Take the 2-minute tour ×
Stack Overflow is a question and answer site for professional and enthusiast programmers. It's 100% free, no registration required.

What command, or collection of commands can I use to return all file extension in a directory (including sub-directories)? Right now I'm using different combinations of ls and grep but I can't find any scalable solution.

share|improve this question

7 Answers 7

up vote 12 down vote accepted

How about this:

find . -type f -name '*.*' | sed 's|.*\.||' | sort -u
share|improve this answer

if you are using Bash 4+

shopt -s globstar
for file in **/*.*
do
  echo "${file##*.}
done

Ruby(1.9+)

ruby -e 'Dir["**/*.*"].each{|x|puts x.split(".")[-1]}' | sort -u
share|improve this answer

Yet another solution using find (that should even sort file extensions with embedded newlines correctly):

# [^.]: exclude dotfiles
find . -type f -name "[^.]*.*" -exec bash -c '
  printf "%s\000" "${@##*.}"
' argv0 '{}' + |
sort -uz | 
tr '\0' '\n'
share|improve this answer
find . -type f | sed 's|.*\.||' | sort -u

Also works on mac.

share|improve this answer

Boooom another:

find * | awk -F . {'print $2'} | sort -u
share|improve this answer
    
echo 'gniourf.tar.gz' | awk -F . {'print $2'} gives tar and echo 'one.two.three.pdf' | awk -F . {'print $2'} gives two. Are you sure your approach is the good one? –  gniourf_gniourf Jun 27 '14 at 13:22
    
I think the above solution is a simple solution, here I put another find . -type f -name "." | awk -F. '!a[$NF]++{print $NF}' . I don't think with a simple commands you can't get every type of file. As you said before there are some problems parsing every row, so in this case I am sure is better to use some scripts in python, perl or similar in which you won't have this problem. Anyway I put a simple solution, if you now the extension of the files you can filter with a grep like | grep 'txt\|png\|pdf'. Thanks –  ackuser Jun 30 '14 at 9:20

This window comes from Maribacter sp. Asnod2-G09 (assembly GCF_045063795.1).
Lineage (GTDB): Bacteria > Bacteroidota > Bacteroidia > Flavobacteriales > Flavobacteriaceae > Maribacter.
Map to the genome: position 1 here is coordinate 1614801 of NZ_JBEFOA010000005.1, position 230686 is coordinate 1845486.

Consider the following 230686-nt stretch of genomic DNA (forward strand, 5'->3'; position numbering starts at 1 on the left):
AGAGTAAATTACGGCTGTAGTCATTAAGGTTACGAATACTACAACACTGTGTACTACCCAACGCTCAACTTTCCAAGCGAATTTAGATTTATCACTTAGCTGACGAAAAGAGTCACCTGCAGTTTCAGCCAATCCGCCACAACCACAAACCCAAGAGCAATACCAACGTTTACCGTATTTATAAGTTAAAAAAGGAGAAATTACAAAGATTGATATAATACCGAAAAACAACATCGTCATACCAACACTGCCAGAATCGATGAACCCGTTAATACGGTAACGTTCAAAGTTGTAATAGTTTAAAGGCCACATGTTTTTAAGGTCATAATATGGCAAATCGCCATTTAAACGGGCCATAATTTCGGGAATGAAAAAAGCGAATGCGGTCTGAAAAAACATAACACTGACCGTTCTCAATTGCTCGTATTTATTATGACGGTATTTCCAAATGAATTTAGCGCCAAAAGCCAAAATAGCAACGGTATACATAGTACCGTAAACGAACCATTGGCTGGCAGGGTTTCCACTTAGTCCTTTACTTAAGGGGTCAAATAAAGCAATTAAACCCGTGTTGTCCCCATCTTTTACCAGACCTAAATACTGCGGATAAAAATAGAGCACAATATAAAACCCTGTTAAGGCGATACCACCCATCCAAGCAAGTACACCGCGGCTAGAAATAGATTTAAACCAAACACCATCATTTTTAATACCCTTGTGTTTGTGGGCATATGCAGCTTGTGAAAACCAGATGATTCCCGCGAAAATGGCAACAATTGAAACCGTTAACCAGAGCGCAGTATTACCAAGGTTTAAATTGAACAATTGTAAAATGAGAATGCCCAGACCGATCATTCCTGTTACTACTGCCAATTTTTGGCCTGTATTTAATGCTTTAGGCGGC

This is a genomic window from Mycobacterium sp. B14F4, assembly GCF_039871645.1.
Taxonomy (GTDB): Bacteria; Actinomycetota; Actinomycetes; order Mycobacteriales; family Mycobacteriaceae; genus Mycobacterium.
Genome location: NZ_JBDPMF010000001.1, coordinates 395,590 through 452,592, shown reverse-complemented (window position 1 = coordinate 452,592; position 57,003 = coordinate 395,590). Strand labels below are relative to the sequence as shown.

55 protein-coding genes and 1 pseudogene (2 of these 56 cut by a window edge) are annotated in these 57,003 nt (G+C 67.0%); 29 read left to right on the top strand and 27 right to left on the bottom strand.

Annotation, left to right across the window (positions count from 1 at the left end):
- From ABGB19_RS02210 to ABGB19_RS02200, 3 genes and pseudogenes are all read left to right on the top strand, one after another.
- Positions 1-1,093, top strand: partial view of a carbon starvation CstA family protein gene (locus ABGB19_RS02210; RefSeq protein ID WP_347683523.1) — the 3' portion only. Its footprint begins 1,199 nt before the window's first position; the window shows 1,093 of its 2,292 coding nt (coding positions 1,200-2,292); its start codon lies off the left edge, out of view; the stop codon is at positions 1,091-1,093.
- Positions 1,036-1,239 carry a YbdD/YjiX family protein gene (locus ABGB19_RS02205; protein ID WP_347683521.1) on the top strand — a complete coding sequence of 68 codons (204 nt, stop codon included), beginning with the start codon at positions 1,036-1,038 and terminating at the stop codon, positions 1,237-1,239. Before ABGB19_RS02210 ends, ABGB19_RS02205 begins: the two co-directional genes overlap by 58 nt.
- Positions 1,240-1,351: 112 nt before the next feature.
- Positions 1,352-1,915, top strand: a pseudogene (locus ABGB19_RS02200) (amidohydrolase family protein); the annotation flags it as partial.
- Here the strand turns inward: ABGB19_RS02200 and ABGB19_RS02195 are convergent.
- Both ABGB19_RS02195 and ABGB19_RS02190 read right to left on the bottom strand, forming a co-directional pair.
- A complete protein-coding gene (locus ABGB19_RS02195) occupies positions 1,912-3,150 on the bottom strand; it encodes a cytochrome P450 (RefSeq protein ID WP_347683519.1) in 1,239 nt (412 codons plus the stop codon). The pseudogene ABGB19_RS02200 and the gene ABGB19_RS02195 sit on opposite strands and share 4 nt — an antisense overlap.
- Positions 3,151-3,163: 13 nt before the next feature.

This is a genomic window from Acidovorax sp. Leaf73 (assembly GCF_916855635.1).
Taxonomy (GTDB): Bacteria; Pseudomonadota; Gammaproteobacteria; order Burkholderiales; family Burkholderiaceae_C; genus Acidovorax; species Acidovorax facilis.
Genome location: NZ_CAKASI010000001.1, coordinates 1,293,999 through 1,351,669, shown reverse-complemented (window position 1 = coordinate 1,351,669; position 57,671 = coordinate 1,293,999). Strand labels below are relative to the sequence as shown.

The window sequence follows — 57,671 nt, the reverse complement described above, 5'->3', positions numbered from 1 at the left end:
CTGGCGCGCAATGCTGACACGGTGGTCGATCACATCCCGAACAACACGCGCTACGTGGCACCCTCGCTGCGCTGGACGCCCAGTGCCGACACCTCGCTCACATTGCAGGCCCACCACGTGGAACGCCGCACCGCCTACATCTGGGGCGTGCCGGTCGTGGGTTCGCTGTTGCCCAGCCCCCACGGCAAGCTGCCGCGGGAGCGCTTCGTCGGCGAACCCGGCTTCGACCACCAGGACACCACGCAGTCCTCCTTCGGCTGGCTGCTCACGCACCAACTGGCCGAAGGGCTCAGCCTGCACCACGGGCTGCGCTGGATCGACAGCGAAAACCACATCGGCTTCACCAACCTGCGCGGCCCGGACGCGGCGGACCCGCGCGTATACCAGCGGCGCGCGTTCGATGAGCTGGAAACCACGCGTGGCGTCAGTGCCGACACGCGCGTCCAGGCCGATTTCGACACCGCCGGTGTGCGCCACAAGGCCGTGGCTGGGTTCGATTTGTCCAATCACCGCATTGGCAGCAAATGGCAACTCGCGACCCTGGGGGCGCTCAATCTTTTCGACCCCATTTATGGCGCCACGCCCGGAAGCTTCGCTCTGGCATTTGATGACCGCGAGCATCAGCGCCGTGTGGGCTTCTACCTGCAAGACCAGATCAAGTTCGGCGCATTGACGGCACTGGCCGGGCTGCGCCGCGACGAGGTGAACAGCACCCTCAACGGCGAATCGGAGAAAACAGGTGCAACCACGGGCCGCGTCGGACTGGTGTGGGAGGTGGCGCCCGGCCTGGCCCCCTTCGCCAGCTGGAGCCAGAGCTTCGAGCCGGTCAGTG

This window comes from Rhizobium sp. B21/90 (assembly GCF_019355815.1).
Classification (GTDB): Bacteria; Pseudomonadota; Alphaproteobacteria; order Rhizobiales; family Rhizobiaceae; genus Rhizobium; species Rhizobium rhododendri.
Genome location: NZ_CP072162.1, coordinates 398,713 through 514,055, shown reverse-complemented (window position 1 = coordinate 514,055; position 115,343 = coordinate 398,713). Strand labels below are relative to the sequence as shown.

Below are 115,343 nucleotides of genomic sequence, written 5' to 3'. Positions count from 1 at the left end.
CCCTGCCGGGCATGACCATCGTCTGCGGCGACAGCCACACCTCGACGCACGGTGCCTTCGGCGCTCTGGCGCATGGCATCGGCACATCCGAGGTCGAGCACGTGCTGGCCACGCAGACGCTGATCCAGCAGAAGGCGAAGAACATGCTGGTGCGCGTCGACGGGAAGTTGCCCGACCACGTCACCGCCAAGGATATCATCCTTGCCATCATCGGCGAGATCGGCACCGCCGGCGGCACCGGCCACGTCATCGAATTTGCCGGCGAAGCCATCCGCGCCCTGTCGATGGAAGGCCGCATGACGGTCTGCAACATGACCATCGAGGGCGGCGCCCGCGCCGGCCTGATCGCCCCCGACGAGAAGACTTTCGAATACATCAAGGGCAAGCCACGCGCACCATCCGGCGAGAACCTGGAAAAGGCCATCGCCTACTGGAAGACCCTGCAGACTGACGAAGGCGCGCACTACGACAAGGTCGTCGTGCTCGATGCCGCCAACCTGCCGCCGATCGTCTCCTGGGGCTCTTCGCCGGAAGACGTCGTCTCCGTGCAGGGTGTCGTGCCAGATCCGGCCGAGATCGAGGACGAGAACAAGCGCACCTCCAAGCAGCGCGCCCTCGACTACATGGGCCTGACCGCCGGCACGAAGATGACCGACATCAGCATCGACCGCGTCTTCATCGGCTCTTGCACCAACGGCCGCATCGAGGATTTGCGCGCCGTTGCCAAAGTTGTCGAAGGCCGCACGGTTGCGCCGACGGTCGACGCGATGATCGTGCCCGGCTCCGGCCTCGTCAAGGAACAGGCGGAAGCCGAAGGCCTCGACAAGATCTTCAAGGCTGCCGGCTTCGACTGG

ls -1 | sed 's/.*\.//' | sort -u

Update: You are correct Matthew. Based on your comment, here is an updated version:

ls -R1 | egrep -C 0 "[^\.]+\.[^\./:]+$" | sed 's/.*\.//' | sort -u

share|improve this answer
1  
This has two problems. First it only works for a flat directory, but misses subdirectories. Secondly, it includes all files without extensions in the output. –  Matthew Oct 9 '14 at 13:11

I was just quickly trying this as I was searching Google for a good answer. I am more Regex inclined than Bash, but this also works for subdirectories. I don't think includes files without extensions either:

ls -R | egrep '(\.\w+)$' -o | sort | uniq -c | sort -r

share|improve this answer

Your Answer

 
discard

By posting your answer, you agree to the privacy policy and terms of service.

Not the answer you're looking for? Browse other questions tagged or ask your own question.